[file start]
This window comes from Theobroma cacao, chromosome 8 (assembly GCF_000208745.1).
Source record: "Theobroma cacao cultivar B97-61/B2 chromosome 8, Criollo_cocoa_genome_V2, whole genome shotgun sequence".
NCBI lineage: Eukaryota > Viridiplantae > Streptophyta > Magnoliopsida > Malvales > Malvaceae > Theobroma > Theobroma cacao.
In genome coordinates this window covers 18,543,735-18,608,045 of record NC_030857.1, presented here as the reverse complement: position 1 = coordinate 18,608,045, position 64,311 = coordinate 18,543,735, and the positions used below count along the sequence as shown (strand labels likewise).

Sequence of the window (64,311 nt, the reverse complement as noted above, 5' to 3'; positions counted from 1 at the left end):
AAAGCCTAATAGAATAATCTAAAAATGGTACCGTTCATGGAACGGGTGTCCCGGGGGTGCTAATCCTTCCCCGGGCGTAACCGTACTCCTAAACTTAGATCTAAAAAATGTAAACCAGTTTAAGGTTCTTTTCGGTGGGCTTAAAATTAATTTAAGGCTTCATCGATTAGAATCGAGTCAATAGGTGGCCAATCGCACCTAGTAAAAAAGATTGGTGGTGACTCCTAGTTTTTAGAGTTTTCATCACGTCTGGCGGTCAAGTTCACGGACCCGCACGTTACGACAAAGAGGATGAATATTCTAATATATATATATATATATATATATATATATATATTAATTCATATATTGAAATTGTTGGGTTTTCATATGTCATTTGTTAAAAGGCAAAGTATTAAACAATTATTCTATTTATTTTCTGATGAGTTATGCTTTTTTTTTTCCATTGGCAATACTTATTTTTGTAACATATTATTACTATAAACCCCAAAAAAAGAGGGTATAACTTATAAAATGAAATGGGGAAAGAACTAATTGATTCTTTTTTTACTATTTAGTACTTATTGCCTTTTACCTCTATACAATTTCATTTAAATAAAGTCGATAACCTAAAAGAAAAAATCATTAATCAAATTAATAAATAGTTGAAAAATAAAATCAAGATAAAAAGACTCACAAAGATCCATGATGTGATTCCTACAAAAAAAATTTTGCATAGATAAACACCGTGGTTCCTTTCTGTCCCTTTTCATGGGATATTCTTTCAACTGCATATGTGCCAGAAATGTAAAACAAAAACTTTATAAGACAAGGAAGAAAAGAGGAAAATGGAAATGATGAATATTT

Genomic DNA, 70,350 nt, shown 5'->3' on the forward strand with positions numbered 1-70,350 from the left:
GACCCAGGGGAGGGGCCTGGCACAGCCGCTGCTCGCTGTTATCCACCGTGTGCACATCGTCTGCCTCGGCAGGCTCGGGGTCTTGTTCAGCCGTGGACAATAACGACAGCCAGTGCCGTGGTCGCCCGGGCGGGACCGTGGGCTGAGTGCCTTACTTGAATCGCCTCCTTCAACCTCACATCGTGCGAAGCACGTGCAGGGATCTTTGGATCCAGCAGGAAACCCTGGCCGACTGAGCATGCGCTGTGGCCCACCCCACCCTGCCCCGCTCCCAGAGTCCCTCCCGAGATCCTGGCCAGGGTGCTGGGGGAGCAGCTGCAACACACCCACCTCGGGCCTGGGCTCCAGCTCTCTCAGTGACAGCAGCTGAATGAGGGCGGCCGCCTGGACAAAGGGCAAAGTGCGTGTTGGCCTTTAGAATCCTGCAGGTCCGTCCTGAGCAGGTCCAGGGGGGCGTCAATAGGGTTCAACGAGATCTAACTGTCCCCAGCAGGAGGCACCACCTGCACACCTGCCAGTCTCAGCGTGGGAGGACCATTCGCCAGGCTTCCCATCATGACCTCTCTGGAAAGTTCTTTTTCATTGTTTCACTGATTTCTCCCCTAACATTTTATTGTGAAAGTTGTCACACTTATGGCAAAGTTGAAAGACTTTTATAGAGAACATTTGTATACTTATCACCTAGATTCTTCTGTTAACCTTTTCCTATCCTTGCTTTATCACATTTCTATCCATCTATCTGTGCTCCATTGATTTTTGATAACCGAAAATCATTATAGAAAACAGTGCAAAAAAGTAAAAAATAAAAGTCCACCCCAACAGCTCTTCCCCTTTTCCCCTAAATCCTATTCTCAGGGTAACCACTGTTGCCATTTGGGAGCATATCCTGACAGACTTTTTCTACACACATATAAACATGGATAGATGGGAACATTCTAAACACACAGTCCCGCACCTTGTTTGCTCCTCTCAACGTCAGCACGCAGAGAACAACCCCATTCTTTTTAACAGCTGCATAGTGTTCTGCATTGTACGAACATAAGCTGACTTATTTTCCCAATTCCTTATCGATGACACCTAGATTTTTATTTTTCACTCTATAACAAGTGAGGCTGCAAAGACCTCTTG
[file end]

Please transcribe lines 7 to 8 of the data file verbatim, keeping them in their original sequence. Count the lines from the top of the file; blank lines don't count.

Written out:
Genomic DNA, 70,350 nt, shown 5'->3' on the forward strand with positions numbered 1-70,350 from the left:
GACCCAGGGGAGGGGCCTGGCACAGCCGCTGCTCGCTGTTATCCACCGTGTGCACATCGTCTGCCTCGGCAGGCTCGGGGTCTTGTTCAGCCGTGGACAATAACGACAGCCAGTGCCGTGGTCGCCCGGGCGGGACCGTGGGCTGAGTGCCTTACTTGAATCGCCTCCTTCAACCTCACATCGTGCGAAGCACGTGCAGGGATCTTTGGATCCAGCAGGAAACCCTGGCCGACTGAGCATGCGCTGTGGCCCACCCCACCCTGCCCCGCTCCCAGAGTCCCTCCCGAGATCCTGGCCAGGGTGCTGGGGGAGCAGCTGCAACACACCCACCTCGGGCCTGGGCTCCAGCTCTCTCAGTGACAGCAGCTGAATGAGGGCGGCCGCCTGGACAAAGGGCAAAGTGCGTGTTGGCCTTTAGAATCCTGCAGGTCCGTCCTGAGCAGGTCCAGGGGGGCGTCAATAGGGTTCAACGAGATCTAACTGTCCCCAGCAGGAGGCACCACCTGCACACCTGCCAGTCTCAGCGTGGGAGGACCATTCGCCAGGCTTCCCATCATGACCTCTCTGGAAAGTTCTTTTTCATTGTTTCACTGATTTCTCCCCTAACATTTTATTGTGAAAGTTGTCACACTTATGGCAAAGTTGAAAGACTTTTATAGAGAACATTTGTATACTTATCACCTAGATTCTTCTGTTAACCTTTTCCTATCCTTGCTTTATCACATTTCTATCCATCTATCTGTGCTCCATTGATTTTTGATAACCGAAAATCATTATAGAAAACAGTGCAAAAAAGTAAAAAATAAAAGTCCACCCCAACAGCTCTTCCCCTTTTCCCCTAAATCCTATTCTCAGGGTAACCACTGTTGCCATTTGGGAGCATATCCTGACAGACTTTTTCTACACACATATAAACATGGATAGATGGGAACATTCTAAACACACAGTCCCGCACCTTGTTTGCTCCTCTCAACGTCAGCACGCAGAGAACAACCCCATTCTTTTTAACAGCTGCATAGTGTTCTGCATTGTACGAACATAAGCTGACTTATTTTCCCAATTCCTTATCGATGACACCTAGATTTTTATTTTTCACTCTATAACAAGTGAGGCTGCAAAGACCTCTTG